Places Nearby:

  • The Alibi (Bar)
  • The Shacklewell Arms (Pub)
  • The Bagel House (Restaurant)
  • Bardens Boudoir (Bar)
  • Rudie's (Restaurant)

Aziziye Mosque

Unusually for a mosque, this place used to be a martial arts sex cinema, but began its conversion in 1983 with funding from the UK Turkish Islamic Association. Situated in the brief A10 no man’s land between Dalston and Stoke Newington, the building – famous locally for the mosaics that adorn its exterior – is also home to a Halal butchers, weekend school, wedding hall and restaurant.

Places Nearby:

  • Clissold Park (Park)
  • Yucatan Bar (Bar)
  • Blondies (Bar)
  • L'Antica Pizzeria da Michele (Restaurant)
  • The Waiting Room (Venue)

Fellows Court

Opened in 1965, this Hoxton estate has fallen into disrepute over the years due to gangland violence carried out and inflicted upon the notorious Fellows Court Gang. Previously the home to a number of significantly more bougie Gothic villas, the area has quietened down more recently after focused gentrification, and remains just a few minutes’ walk from the Geffrye Museum on Kingsland Road.

Places Nearby:

  • Dishoom Shoreditch (Restaurant)
  • Sebright Arms (Pub)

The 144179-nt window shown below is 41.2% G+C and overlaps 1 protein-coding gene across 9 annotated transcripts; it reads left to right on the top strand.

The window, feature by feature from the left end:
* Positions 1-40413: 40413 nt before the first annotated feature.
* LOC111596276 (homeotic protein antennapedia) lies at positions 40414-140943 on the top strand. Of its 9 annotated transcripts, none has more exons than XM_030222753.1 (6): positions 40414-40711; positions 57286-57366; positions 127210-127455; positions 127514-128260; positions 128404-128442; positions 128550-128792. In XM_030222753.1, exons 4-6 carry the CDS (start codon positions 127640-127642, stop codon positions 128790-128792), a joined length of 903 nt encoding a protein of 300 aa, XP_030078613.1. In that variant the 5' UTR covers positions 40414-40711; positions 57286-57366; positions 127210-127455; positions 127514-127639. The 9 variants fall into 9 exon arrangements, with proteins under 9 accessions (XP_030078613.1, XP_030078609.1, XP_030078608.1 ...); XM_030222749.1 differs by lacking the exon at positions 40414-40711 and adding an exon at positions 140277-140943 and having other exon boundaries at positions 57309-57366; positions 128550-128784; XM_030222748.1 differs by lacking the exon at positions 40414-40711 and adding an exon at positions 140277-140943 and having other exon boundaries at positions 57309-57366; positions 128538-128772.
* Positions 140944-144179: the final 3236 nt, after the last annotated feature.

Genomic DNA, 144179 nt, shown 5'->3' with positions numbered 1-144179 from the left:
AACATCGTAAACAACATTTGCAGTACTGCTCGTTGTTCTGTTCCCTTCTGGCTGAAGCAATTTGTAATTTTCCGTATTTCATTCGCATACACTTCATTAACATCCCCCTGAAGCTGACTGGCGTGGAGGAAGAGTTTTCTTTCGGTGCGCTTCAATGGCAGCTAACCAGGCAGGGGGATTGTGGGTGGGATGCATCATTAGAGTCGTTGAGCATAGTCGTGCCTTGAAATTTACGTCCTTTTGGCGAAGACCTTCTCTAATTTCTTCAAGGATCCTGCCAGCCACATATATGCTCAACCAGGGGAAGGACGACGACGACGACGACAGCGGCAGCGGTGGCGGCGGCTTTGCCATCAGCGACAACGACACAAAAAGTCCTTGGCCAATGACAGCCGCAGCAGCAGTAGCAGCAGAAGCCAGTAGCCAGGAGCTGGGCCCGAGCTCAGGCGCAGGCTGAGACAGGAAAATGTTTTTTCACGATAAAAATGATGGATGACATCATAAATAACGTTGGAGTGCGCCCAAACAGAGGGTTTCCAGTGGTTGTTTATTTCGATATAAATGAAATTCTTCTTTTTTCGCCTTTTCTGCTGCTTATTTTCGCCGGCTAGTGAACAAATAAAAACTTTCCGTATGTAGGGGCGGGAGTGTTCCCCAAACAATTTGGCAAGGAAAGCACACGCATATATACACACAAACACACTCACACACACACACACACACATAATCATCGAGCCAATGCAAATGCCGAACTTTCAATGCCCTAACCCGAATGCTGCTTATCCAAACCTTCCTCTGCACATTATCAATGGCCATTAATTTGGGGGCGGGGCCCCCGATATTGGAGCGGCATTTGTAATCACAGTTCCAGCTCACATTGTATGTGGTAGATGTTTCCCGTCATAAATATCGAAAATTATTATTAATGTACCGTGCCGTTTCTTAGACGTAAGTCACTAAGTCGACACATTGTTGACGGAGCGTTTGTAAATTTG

• 71a Gallery (Gallery)
  • Sông Quê Café (Restaurant)
  • Bad Sports (Bar)

Netil House

A short walk from London Fields, the people who transformed a previously derelict warehouse into what is now Netil House seem keen on creating a kind of vertical community within its walls. Not only is it home to a market, a gallery, the “Netil360” rooftop bar that has views all across the city and 94 creative studios, it also regularly puts on banging house and disco nights.

Places Nearby:

  • St John at Hackney Church (Venue)
  • Dark Arts Coffee (Coffee)
  • Oval Space (Venue)
  • Legs Restaurant (Restaurant)
  • London Fields Lido (Lido)

The Dorset Estate

Built by Modernist pioneers Skinner, Bailey and Lubetkin in the aftermath of the second world war, the Dorset Estate is a brace of Y-shaped blocks harbouring 11 storeys each. The blocks are named after the Tolpuddle Martyrs – the 19th century farm labourers who were shipped off to an Australian penal colony for essentially forming the prototypical trade union, an act for which they are revered by left wingers worldwide.

Places Nearby:

  • Dirty Bones Shoreditch (Restaurant)
  • The Royal Oak (Pub)
  • Columbia Road Flower Market (Market)
  • Campania (Restaurant)
  • Village Underground (Venue)

Peanut Factory Studio

No prizes for guessing what the Peanut Factory was in the old days of industry, it’s now the site of a photo studio and bike repair shop. More interesting to most will be its brief but not insignificant lifespan as a rave destination around the turn of the last decade, its big rooms leading out, via a precarious stairwell, onto the River Lea, the banks of which would throng regularly with the blitzed and worse-for-wear clad in absurd neon as the sun rose over the marshes.

Places Nearby:

  • Bloc (Venue)
  • The Adam & Eve (Pub)
  • Grow (Bar)
  • The White Building (Creative Space)
  • Stour Space (Creative Space)